The second annual East Coast Paraconference took place last weekend (August 5th, 6th and 7th) in Liverpool, Nova Scotia, and I was fortunate to attend as a speaker. In the Internet era where fewer events like these are held – and those that do take place have seen declining attendance for years – I’m happy to report that here in Nova Scotia the Paraconference saw a marked increase in attendance from the first event held in August, 2015. The organizers in Queen’s County worked tirelessly to put on a first-class show for the people who made their way to the Liverpool Best Western over the weekend, and it paid off as attendees were treated to an eclectic group of knowledgeable, thought-provoking and entertaining speakers who covered a wide range of esoteric subjects, including crop circles, UFOs, Men-in-Black, ghosts, Oak Island, and psychic phenomena.
I began my day on Friday early by heading down to the far tip of the South Shore with fellow speakers Greg Bishop and Aaron Gulyas, who had arrived the day before from Los Angeles and Detroit respectively, as well as American radio host Tim Binnall (from Boston). Our destination? The small fishing community of Shag Harbour, where we conducted a sort of pilgrimage to the site of the famous 1967 Shag Harbour UFO incident. We popped by the small museum in Shag Harbour dedicated to the event, and found that while it has seen better days, it is still a worthwhile stop to get the basics of the story for only a $2 donation. From there it was on to the actual site of the incident itself, where we stood on the shore and looked out at the foggy harbour into which some object from the sky was witnessed by multiple people, including police officers, landing (or crashing, depending on who you ask) in October, 1967. If you’re at all interested in the UFO phenomenon, whether as a true-believer in space aliens or, like myself, as a more skeptical (but still open-minded) observer interested in the cultural history surrounding it all as much as anything else, Shag Harbour is definitely a stop to add on your UFO bucket list.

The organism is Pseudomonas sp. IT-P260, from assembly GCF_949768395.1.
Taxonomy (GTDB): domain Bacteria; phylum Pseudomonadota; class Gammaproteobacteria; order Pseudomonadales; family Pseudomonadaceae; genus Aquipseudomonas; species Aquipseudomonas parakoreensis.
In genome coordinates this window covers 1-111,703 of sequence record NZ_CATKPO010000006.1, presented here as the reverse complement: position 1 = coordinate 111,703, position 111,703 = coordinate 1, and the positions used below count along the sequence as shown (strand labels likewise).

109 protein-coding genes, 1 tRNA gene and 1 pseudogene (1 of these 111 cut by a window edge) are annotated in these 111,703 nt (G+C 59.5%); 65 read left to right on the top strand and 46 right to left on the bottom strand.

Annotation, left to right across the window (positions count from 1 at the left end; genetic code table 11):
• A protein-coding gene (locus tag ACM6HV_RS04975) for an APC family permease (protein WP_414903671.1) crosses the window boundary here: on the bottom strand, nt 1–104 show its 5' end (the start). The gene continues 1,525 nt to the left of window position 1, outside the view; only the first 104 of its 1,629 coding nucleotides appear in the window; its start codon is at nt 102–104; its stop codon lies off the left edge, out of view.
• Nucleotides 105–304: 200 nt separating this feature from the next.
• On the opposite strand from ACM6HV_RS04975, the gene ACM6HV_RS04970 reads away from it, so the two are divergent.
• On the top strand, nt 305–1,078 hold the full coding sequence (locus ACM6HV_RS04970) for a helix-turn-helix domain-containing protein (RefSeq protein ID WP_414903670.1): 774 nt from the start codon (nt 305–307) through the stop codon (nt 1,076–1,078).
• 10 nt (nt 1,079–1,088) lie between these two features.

The Paraconference itself kicked off on Friday night with a meet-and-greet, where conference attendees got to swap stories with the speakers and peruse the vendor area. This was followed by a “campfire story circle” at the hotel with prolific Nova Scotia author and master storyteller Steve Vernon, while at the Astor Theatre and the Queen’s County Museum local ghost investigators, aided by folks from a group called Loyalist City Paranormal from Saint John, led well-attended ghost investigations where people got to see and work with the gear that the ghost investigators use (which is cool, no matter what you think of the ability of the various devices to actually detect ghosts), as well as hear about the history of the area and, in the case of the Astor, the building itself. For my part, I stayed at the hotel and chatted up Laurie Wickens, one of the key witnesses to the Shag Harbour incident (he made the first phone call to the RCMP). A gregarious old salt in the best of the Maritime tradition, Laurie was more than happy to tell me the entire story as he experienced it from start to finish 49 years ago. Being a historian both by training and at heart, it was a highlight of my weekend.
Saturday morning kicked off bright and early with a packed house and a talk by yours truly wherein I related a couple of European paranormal encounters from my time filming the television series Ghost Cases in 2009 (a ghost investigation we conducted at the White Hart Hotel in Uttoxeter, England, and a run-in I had with a “shadow person” in the town of Český Krumlov in the Czech Republic) .
My good friend Greg Bishop, author of such books as Weird California and It Defies Language, followed with a wide-ranging and comprehensive look at crop circles. Greg started with a history of the phenomenon, showing that reports exist from hundreds of years ago, and then brought it up to the modern era, explaining how many – perhaps even all – of the modern circles were man-made, and showing how that was accomplished. But then Greg noted that many of the circle-makers (who consider themselves artists as opposed to hoaxers) had reported strange paranormal experiences within the circles even as they were making them, which might indicate a paranormal presence after all, perhaps even a kind of co-creation event. Greg concluded his talk by describing a recent experience a friend of his in the United Kingdom had when he discovered a crop circle, an experience which included a run-in with a strange person who shared many of the traditional weird characteristics of the legendary Men in Black, which provided a nice segue into Aaron Gulyas’ talk about the MIB after the lunch break.